The F3EAD intelligence process is a powerful tactical tool that provides a roadmap for security teams to assess vulnerability and infection issues on their networks while executing the greater intelligence cycle loops. It is a targeting process used to identify and solve a specific problem.

The process comes from military special forces units which use the loop as a toolkit for formalizing their operations. This process begins with intelligence gathering (as part of the intelligence cycle). The process moves to collection and analysis (where F3EAD overlaps the intelligence cycle). Finally, the process ends with disseminating that intelligence to stakeholders and decision-makers.

What is F3EAD?

F3EAD compliments the intelligence cycle, acting as a sort of inner cycle directing the intelligence cycle’s Collection and Analysis phases. The first three steps are part of the “operational phase”, whereas the second half is the “intelligence phase” and maintains significant overlap with the intelligence cycle.

  • Find – The find phase involves finding a problem to solve. This problem may come from questions posed in the PIR or identify during the collection phase of the intelligence cycle.
  • Fix – The fixed phase is perhaps better to read as “fixate”, as “fix” implies applying a solution, rather than focusing on the previously identified (“found”) problem. The fixed phase involves identifying and understanding the scope and scale of the problem.
  • Finish – The finish phase uses the information gathered in the Find and Fix phases to reach a specific objective, often determined ahead of time by policies laid out in incident response plans or other organizational policies.
  • Exploit – The exploit phase seeks to collect and enhance all of the information gathered during the operational phase of F3EAD. During this stage, analysts research similar problems and use this research to build out a deeper understanding of the problem identified in the “Find” phase.
  • Analyze and Disseminate – The analyze and disseminate phases of F3EAD overlap with the intelligence cycle stages of the same names.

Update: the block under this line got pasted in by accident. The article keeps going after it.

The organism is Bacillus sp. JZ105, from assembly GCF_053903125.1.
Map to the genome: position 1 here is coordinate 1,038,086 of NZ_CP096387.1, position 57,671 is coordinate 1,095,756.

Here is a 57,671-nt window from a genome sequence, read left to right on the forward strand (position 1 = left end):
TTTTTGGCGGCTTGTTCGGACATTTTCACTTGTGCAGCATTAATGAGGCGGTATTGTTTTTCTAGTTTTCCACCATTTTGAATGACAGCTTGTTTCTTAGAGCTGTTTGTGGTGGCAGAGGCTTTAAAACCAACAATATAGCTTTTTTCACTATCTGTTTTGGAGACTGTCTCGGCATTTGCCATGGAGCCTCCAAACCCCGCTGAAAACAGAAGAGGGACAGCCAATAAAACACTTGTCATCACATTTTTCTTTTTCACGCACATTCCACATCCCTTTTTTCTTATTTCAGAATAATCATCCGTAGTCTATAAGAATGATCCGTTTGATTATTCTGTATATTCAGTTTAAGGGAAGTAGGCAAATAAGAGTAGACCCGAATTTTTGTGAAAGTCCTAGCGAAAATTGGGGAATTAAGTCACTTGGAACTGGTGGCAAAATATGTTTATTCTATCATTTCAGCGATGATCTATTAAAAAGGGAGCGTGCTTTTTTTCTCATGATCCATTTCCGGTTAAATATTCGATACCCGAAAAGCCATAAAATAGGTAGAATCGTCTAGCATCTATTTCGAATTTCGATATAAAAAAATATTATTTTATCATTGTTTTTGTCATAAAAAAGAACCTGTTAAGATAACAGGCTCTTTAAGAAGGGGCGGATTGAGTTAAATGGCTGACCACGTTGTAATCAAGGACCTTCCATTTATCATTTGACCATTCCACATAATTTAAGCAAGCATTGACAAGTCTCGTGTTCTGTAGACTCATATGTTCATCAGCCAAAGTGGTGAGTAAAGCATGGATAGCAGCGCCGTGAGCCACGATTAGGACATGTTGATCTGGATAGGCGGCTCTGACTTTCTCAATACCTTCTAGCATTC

The intelligence cycle is a basic loop, comprised of four nodes – Direction -> Collection -> Analysis -> and dissemination – before looping back to the beginning. Direction refers to specific questions which guide the analyst in their search for specific information.

Collection is the process of building information gathering capabilities and employing those capabilities to gather relevant information for further analysis. The third stage, analysis, is where the analyst interprets the information and produces an actionable intelligence product. The dissemination step involves packaging that intelligence and delivering it to key stakeholders and decision-makers. The intelligence cycle is simple enough but can be broken down further in a manner that helps guide the analyst in their efforts to collect relevant information.

Using F3EAD to Build Defensive Capabilities

The use of F3EAD is typically in the context of routing out potentially malicious activity on an organization’s network. However, alongside the MITRE Pre-ATT&CK framework, F3EAD provides a powerful toolkit for solving problems identified via an organization’s PIR. For example, one section of the PIR may involve identifying the digital footprint of the organization’s senior leadership. The digital footprint includes:

  • Social media profiles.
  • Traditional media and content.
  • Websites hosting public records.

Collect the profiles, articles, data points, and other online markers to build a full profile of each individual – F3EAD’s “find” step. 

As each piece of content is gathered, check for specific indicators to step into the second degree of connection (people, places, and things). This step into the second degree of connection is called the “fix” step. Next, as per this organization’s predetermined security protocols, the analyst will document these exposures. The security team will notify the member of leadership to remove these exposures from the footprint – the “finish” phase. The analyst will then determine how the remaining information can be exploited and identify various avenues of potential attack. This identification, the “exploit” phase, allows the security team to understand how threat actors will use the information in the future. Finally, the analyst will analyze all gathered information to produce a final intelligence product that must disseminate to the organization’s key stakeholders and decision-makers.

The challenges may be simple or highly complex. With workflow and tagging features, DigitalStakeout Scout assists the analyst with every process stage. DigitalStakeout Scout maintains the collection capability while providing real-time alerts when new information occurrences appear online.